Changes in U.S. immigration policy and enforcement priorities since January 2017 have led more mixed-status immigration families to live in a climate of fear and anxiety.
In October 2018, the Trump administration proposed to use executive rule-making authority to change the definition of ‘public charge’ from someone who is “primarily dependent on the government for their subsistence” to “someone who uses one or more public benefits” in health, nutrition, or housing.
The proposed U.S. Department of Homeland Security regulation is remarkably broad and would expand the designation of public charge to include the receipt of benefits for most-Medicaid covered care, nutrition, and housing assistance that millions of immigrant working families with children use to supplement their earnings to support the well-being of their families.
In the United States, one in four children live with at least one immigrant parent. Twenty-eight percent of all children of immigrants—5.3 million children and youth—are growing up with either an undocumented parent or are undocumented themselves. Specifically, 4.5 million children are U.S.-born citizens with at least one undocumented parent and 775,000 have undocumented status themselves. These children and youth are important to the nation’s future, but their development and well-being are at considerable risk from harmful federal policy changes and the pervasive climate of fear these have engendered.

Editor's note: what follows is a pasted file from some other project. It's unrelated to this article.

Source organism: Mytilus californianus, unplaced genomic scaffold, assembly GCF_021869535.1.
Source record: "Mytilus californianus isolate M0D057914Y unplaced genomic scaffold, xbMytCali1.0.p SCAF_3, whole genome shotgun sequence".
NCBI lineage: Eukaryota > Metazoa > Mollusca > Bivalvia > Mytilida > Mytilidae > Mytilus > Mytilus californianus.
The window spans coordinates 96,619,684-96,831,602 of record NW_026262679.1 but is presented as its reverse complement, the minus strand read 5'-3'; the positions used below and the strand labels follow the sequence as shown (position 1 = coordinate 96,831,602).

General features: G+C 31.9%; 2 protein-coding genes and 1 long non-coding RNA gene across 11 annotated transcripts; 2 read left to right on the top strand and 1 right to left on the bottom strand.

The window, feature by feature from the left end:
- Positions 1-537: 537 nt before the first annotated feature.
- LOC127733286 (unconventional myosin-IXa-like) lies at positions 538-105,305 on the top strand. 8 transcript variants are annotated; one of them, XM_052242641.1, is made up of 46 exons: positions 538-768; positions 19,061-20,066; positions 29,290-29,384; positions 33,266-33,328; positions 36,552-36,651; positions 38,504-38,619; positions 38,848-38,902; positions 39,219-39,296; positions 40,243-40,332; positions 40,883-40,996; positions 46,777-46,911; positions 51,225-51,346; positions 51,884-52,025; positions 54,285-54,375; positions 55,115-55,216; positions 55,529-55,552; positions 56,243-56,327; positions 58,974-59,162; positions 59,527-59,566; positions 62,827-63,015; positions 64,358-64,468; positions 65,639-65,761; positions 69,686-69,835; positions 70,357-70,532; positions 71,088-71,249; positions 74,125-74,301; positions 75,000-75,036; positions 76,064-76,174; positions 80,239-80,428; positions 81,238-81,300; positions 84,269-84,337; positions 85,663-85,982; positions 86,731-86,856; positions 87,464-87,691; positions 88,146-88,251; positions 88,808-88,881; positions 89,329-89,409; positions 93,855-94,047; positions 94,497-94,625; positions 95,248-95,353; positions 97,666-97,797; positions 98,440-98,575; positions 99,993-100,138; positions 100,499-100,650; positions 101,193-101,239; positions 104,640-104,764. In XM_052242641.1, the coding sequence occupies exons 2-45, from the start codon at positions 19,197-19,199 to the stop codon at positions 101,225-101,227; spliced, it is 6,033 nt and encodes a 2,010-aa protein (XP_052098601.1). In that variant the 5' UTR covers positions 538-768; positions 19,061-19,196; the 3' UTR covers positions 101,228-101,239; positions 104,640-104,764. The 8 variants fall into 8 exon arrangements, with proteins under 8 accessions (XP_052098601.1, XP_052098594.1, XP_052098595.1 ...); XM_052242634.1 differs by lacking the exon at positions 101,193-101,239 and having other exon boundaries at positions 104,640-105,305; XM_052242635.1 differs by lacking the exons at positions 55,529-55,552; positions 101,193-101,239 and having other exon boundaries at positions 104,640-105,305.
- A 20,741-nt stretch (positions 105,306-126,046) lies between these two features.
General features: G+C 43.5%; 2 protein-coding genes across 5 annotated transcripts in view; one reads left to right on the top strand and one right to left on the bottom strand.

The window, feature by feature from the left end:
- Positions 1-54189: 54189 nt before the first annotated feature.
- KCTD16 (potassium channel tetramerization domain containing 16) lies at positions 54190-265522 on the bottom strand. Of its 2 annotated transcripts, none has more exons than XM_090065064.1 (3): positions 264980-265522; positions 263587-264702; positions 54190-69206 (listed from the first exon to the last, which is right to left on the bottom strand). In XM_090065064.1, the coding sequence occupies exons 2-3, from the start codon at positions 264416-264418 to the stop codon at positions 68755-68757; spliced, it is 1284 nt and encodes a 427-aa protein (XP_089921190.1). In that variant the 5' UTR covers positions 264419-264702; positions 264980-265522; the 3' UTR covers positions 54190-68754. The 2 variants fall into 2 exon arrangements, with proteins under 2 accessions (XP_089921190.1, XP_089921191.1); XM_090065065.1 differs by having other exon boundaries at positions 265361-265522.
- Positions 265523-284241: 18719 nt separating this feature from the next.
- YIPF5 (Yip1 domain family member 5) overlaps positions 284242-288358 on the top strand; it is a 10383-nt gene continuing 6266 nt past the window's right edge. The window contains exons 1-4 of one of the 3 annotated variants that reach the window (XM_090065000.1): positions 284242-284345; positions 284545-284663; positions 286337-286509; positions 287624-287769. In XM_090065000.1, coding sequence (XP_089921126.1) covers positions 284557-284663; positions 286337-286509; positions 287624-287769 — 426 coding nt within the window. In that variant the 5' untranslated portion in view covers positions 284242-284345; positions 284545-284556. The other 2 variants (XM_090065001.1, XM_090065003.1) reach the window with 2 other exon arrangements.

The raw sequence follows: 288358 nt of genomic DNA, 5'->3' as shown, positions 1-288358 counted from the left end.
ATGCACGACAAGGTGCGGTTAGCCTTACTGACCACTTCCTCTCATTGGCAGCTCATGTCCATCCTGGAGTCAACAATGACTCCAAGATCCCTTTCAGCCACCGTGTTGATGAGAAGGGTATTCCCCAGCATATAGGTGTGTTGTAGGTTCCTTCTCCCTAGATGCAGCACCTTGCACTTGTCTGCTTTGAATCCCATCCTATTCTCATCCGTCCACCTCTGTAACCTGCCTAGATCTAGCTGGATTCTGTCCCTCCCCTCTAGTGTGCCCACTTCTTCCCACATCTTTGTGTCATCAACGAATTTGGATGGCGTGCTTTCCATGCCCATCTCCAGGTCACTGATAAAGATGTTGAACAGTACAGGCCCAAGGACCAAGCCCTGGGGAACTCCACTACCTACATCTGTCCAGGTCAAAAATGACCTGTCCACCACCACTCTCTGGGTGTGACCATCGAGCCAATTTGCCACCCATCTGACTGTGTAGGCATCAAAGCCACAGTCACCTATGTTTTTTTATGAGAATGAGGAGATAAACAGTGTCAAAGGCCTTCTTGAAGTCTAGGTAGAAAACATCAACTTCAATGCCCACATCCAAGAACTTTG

This proposed policy change builds on the already high levels of family stress and risk of developmental disruption for children in mixed-status families (Brabeck, Sibley, Tuabin, & Murcia, 2016; Yoshikawa, 2011). These have grown over the prior dozen years as federal immigration enforcement and resultant detentions and deportations significantly increased the actuality and potential of family separations.
Under the proposed change, all immigrants seeking legal permanent resident status would be at risk of denial of admission or receiving a green card if they use Supplemental Nutrition Assistance Program (SNAP, or food stamps), Medicaid, the Children’s Health Insurance Program (CHIP), or similar public programs.
This report highlights key barriers facing low-income immigrant families in the U.S. immigration policy and enforcement context and discusses strategies that aim to mitigate or overcome barriers to safety-net program access for low-income immigrant families.
Download the full report here.
Visit the dedicated project page on the NYU Institute of Human Development and Social Change website here.
The report is funded by the generous support of the William T. Grant Foundation.